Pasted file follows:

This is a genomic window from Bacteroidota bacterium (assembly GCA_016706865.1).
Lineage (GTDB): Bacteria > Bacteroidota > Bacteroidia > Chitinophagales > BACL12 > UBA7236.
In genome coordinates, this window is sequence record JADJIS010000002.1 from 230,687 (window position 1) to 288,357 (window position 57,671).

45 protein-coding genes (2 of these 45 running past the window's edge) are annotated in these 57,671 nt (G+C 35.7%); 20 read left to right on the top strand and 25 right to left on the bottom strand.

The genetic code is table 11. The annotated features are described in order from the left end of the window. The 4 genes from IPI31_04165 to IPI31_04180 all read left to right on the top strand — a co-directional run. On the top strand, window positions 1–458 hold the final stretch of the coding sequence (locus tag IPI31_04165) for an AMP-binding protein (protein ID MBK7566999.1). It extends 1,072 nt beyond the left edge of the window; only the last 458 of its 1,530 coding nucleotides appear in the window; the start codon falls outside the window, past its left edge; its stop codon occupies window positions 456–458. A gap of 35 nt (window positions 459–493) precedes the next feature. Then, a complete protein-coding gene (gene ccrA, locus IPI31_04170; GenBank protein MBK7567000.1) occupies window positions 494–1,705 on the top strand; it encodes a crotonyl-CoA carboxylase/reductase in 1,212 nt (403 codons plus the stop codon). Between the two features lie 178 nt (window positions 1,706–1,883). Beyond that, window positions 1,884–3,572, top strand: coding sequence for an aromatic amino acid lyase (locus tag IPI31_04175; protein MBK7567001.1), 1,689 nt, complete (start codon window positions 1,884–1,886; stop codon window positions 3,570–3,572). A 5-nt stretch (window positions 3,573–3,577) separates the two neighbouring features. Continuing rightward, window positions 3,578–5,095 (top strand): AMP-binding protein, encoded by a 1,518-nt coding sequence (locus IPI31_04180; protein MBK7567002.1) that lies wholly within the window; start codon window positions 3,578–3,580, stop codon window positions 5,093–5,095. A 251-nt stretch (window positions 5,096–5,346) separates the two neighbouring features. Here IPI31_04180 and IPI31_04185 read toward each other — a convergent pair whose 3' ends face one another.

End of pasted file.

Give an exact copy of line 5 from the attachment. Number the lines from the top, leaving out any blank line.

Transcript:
The genetic code is table 11. The annotated features are described in order from the left end of the window. The 4 genes from IPI31_04165 to IPI31_04180 all read left to right on the top strand — a co-directional run. On the top strand, window positions 1–458 hold the final stretch of the coding sequence (locus tag IPI31_04165) for an AMP-binding protein (protein ID MBK7566999.1). It extends 1,072 nt beyond the left edge of the window; only the last 458 of its 1,530 coding nucleotides appear in the window; the start codon falls outside the window, past its left edge; its stop codon occupies window positions 456–458. A gap of 35 nt (window positions 459–493) precedes the next feature. Then, a complete protein-coding gene (gene ccrA, locus IPI31_04170; GenBank protein MBK7567000.1) occupies window positions 494–1,705 on the top strand; it encodes a crotonyl-CoA carboxylase/reductase in 1,212 nt (403 codons plus the stop codon). Between the two features lie 178 nt (window positions 1,706–1,883). Beyond that, window positions 1,884–3,572, top strand: coding sequence for an aromatic amino acid lyase (locus tag IPI31_04175; protein MBK7567001.1), 1,689 nt, complete (start codon window positions 1,884–1,886; stop codon window positions 3,570–3,572). A 5-nt stretch (window positions 3,573–3,577) separates the two neighbouring features. Continuing rightward, window positions 3,578–5,095 (top strand): AMP-binding protein, encoded by a 1,518-nt coding sequence (locus IPI31_04180; protein MBK7567002.1) that lies wholly within the window; start codon window positions 3,578–3,580, stop codon window positions 5,093–5,095. A 251-nt stretch (window positions 5,096–5,346) separates the two neighbouring features. Here IPI31_04180 and IPI31_04185 read toward each other — a convergent pair whose 3' ends face one another.